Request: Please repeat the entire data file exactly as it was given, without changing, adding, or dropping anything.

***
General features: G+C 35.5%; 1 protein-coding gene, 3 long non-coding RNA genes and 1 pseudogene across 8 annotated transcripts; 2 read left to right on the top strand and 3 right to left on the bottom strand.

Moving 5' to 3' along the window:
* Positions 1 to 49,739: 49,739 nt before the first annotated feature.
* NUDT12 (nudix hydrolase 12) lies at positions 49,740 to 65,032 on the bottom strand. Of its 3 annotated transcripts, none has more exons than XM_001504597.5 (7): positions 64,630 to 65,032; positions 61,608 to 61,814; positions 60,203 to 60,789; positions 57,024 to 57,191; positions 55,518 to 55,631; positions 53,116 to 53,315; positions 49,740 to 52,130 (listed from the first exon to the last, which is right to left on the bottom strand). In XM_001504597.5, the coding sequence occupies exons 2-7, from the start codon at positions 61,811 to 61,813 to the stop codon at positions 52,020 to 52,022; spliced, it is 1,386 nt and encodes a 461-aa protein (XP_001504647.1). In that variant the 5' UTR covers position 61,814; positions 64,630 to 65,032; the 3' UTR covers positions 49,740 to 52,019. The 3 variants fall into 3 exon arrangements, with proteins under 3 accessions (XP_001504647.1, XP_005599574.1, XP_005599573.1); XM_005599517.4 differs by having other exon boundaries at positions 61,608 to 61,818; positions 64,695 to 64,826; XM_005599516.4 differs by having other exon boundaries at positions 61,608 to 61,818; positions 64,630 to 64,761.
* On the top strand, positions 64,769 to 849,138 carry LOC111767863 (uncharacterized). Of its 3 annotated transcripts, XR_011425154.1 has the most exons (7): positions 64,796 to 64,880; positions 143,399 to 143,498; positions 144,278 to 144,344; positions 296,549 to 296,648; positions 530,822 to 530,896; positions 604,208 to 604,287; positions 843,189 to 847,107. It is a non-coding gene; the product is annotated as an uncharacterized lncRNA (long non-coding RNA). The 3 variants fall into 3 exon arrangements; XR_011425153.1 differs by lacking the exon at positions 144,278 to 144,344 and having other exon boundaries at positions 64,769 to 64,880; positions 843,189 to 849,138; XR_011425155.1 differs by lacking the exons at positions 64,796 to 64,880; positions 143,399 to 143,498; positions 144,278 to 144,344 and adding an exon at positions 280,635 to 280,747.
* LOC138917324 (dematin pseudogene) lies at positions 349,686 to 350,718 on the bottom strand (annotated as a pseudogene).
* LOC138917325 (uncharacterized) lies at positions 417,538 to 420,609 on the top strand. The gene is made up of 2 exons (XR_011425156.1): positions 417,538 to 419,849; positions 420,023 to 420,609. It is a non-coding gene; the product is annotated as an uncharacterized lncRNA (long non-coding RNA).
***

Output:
General features: G+C 35.5%; 1 protein-coding gene, 3 long non-coding RNA genes and 1 pseudogene across 8 annotated transcripts; 2 read left to right on the top strand and 3 right to left on the bottom strand.

Moving 5' to 3' along the window:
* Positions 1 to 49,739: 49,739 nt before the first annotated feature.
* NUDT12 (nudix hydrolase 12) lies at positions 49,740 to 65,032 on the bottom strand. Of its 3 annotated transcripts, none has more exons than XM_001504597.5 (7): positions 64,630 to 65,032; positions 61,608 to 61,814; positions 60,203 to 60,789; positions 57,024 to 57,191; positions 55,518 to 55,631; positions 53,116 to 53,315; positions 49,740 to 52,130 (listed from the first exon to the last, which is right to left on the bottom strand). In XM_001504597.5, the coding sequence occupies exons 2-7, from the start codon at positions 61,811 to 61,813 to the stop codon at positions 52,020 to 52,022; spliced, it is 1,386 nt and encodes a 461-aa protein (XP_001504647.1). In that variant the 5' UTR covers position 61,814; positions 64,630 to 65,032; the 3' UTR covers positions 49,740 to 52,019. The 3 variants fall into 3 exon arrangements, with proteins under 3 accessions (XP_001504647.1, XP_005599574.1, XP_005599573.1); XM_005599517.4 differs by having other exon boundaries at positions 61,608 to 61,818; positions 64,695 to 64,826; XM_005599516.4 differs by having other exon boundaries at positions 61,608 to 61,818; positions 64,630 to 64,761.
* On the top strand, positions 64,769 to 849,138 carry LOC111767863 (uncharacterized). Of its 3 annotated transcripts, XR_011425154.1 has the most exons (7): positions 64,796 to 64,880; positions 143,399 to 143,498; positions 144,278 to 144,344; positions 296,549 to 296,648; positions 530,822 to 530,896; positions 604,208 to 604,287; positions 843,189 to 847,107. It is a non-coding gene; the product is annotated as an uncharacterized lncRNA (long non-coding RNA). The 3 variants fall into 3 exon arrangements; XR_011425153.1 differs by lacking the exon at positions 144,278 to 144,344 and having other exon boundaries at positions 64,769 to 64,880; positions 843,189 to 849,138; XR_011425155.1 differs by lacking the exons at positions 64,796 to 64,880; positions 143,399 to 143,498; positions 144,278 to 144,344 and adding an exon at positions 280,635 to 280,747.
* LOC138917324 (dematin pseudogene) lies at positions 349,686 to 350,718 on the bottom strand (annotated as a pseudogene).
* LOC138917325 (uncharacterized) lies at positions 417,538 to 420,609 on the top strand. The gene is made up of 2 exons (XR_011425156.1): positions 417,538 to 419,849; positions 420,023 to 420,609. It is a non-coding gene; the product is annotated as an uncharacterized lncRNA (long non-coding RNA).